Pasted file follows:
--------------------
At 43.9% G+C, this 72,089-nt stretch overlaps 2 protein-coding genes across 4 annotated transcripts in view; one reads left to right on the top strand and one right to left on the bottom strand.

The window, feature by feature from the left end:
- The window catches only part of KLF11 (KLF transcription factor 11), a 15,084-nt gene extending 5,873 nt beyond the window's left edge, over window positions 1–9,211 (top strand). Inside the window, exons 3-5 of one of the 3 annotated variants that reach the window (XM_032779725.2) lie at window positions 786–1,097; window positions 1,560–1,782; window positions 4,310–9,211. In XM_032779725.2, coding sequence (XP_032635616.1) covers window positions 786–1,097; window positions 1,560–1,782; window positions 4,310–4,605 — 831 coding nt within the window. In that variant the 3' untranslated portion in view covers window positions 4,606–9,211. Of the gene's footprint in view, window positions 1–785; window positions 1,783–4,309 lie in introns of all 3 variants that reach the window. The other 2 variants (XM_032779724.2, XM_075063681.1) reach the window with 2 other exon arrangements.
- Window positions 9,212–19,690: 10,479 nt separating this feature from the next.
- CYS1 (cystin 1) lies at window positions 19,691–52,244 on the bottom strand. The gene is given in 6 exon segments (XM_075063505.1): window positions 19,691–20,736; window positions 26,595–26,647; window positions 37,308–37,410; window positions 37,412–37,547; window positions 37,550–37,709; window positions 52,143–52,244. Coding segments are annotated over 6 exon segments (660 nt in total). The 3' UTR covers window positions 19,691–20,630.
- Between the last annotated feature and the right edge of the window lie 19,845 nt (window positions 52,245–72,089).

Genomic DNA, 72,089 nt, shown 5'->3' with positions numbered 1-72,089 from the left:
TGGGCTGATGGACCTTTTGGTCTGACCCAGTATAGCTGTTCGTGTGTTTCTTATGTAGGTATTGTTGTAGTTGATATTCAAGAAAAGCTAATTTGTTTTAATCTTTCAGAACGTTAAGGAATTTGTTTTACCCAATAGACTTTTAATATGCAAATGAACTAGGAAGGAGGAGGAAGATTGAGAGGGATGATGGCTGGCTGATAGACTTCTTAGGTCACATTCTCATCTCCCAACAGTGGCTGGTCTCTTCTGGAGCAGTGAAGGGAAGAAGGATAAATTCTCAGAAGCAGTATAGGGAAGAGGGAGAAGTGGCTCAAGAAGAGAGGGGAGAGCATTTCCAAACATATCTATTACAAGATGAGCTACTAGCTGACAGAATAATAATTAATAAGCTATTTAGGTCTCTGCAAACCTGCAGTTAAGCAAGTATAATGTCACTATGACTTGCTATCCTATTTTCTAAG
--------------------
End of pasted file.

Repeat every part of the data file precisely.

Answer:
At 43.9% G+C, this 72,089-nt stretch overlaps 2 protein-coding genes across 4 annotated transcripts in view; one reads left to right on the top strand and one right to left on the bottom strand.

The window, feature by feature from the left end:
- The window catches only part of KLF11 (KLF transcription factor 11), a 15,084-nt gene extending 5,873 nt beyond the window's left edge, over window positions 1–9,211 (top strand). Inside the window, exons 3-5 of one of the 3 annotated variants that reach the window (XM_032779725.2) lie at window positions 786–1,097; window positions 1,560–1,782; window positions 4,310–9,211. In XM_032779725.2, coding sequence (XP_032635616.1) covers window positions 786–1,097; window positions 1,560–1,782; window positions 4,310–4,605 — 831 coding nt within the window. In that variant the 3' untranslated portion in view covers window positions 4,606–9,211. Of the gene's footprint in view, window positions 1–785; window positions 1,783–4,309 lie in introns of all 3 variants that reach the window. The other 2 variants (XM_032779724.2, XM_075063681.1) reach the window with 2 other exon arrangements.
- Window positions 9,212–19,690: 10,479 nt separating this feature from the next.
- CYS1 (cystin 1) lies at window positions 19,691–52,244 on the bottom strand. The gene is given in 6 exon segments (XM_075063505.1): window positions 19,691–20,736; window positions 26,595–26,647; window positions 37,308–37,410; window positions 37,412–37,547; window positions 37,550–37,709; window positions 52,143–52,244. Coding segments are annotated over 6 exon segments (660 nt in total). The 3' UTR covers window positions 19,691–20,630.
- Between the last annotated feature and the right edge of the window lie 19,845 nt (window positions 52,245–72,089).

Genomic DNA, 72,089 nt, shown 5'->3' with positions numbered 1-72,089 from the left:
TGGGCTGATGGACCTTTTGGTCTGACCCAGTATAGCTGTTCGTGTGTTTCTTATGTAGGTATTGTTGTAGTTGATATTCAAGAAAAGCTAATTTGTTTTAATCTTTCAGAACGTTAAGGAATTTGTTTTACCCAATAGACTTTTAATATGCAAATGAACTAGGAAGGAGGAGGAAGATTGAGAGGGATGATGGCTGGCTGATAGACTTCTTAGGTCACATTCTCATCTCCCAACAGTGGCTGGTCTCTTCTGGAGCAGTGAAGGGAAGAAGGATAAATTCTCAGAAGCAGTATAGGGAAGAGGGAGAAGTGGCTCAAGAAGAGAGGGGAGAGCATTTCCAAACATATCTATTACAAGATGAGCTACTAGCTGACAGAATAATAATTAATAAGCTATTTAGGTCTCTGCAAACCTGCAGTTAAGCAAGTATAATGTCACTATGACTTGCTATCCTATTTTCTAAG